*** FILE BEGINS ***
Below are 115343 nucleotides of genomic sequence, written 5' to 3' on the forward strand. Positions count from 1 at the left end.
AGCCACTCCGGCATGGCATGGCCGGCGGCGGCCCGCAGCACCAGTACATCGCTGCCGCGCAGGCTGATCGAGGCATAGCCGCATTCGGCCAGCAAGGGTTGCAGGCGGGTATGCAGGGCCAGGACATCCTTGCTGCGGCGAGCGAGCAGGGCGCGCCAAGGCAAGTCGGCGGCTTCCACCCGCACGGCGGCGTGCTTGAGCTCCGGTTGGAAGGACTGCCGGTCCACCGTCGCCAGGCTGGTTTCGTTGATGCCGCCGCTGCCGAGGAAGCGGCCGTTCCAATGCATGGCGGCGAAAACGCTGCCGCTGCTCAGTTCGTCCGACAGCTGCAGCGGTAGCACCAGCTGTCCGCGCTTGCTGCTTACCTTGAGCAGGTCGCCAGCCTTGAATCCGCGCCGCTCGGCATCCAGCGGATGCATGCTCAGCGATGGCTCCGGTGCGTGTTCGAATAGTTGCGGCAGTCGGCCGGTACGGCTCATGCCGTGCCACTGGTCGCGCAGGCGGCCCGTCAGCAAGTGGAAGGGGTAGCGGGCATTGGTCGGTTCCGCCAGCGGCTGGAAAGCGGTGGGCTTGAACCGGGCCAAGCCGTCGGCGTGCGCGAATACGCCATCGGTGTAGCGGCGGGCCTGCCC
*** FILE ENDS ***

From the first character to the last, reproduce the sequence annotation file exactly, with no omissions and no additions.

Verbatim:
Below are 115343 nucleotides of genomic sequence, written 5' to 3' on the forward strand. Positions count from 1 at the left end.
AGCCACTCCGGCATGGCATGGCCGGCGGCGGCCCGCAGCACCAGTACATCGCTGCCGCGCAGGCTGATCGAGGCATAGCCGCATTCGGCCAGCAAGGGTTGCAGGCGGGTATGCAGGGCCAGGACATCCTTGCTGCGGCGAGCGAGCAGGGCGCGCCAAGGCAAGTCGGCGGCTTCCACCCGCACGGCGGCGTGCTTGAGCTCCGGTTGGAAGGACTGCCGGTCCACCGTCGCCAGGCTGGTTTCGTTGATGCCGCCGCTGCCGAGGAAGCGGCCGTTCCAATGCATGGCGGCGAAAACGCTGCCGCTGCTCAGTTCGTCCGACAGCTGCAGCGGTAGCACCAGCTGTCCGCGCTTGCTGCTTACCTTGAGCAGGTCGCCAGCCTTGAATCCGCGCCGCTCGGCATCCAGCGGATGCATGCTCAGCGATGGCTCCGGTGCGTGTTCGAATAGTTGCGGCAGTCGGCCGGTACGGCTCATGCCGTGCCACTGGTCGCGCAGGCGGCCCGTCAGCAAGTGGAAGGGGTAGCGGGCATTGGTCGGTTCCGCCAGCGGCTGGAAAGCGGTGGGCTTGAACCGGGCCAAGCCGTCGGCGTGCGCGAATACGCCATCGGTGTAGCGGCGGGCCTGCCC